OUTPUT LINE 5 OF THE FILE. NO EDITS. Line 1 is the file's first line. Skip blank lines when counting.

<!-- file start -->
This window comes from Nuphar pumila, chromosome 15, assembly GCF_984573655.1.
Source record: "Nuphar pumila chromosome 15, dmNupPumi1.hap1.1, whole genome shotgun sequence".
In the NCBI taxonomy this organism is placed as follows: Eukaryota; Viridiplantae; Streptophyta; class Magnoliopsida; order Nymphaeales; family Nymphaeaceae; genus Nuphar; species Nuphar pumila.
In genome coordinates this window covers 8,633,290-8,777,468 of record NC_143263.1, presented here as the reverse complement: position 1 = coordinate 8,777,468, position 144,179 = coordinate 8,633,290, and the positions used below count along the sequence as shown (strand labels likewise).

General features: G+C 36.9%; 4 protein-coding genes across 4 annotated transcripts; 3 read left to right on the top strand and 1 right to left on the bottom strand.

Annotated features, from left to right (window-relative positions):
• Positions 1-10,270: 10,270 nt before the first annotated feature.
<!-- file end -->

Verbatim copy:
General features: G+C 36.9%; 4 protein-coding genes across 4 annotated transcripts; 3 read left to right on the top strand and 1 right to left on the bottom strand.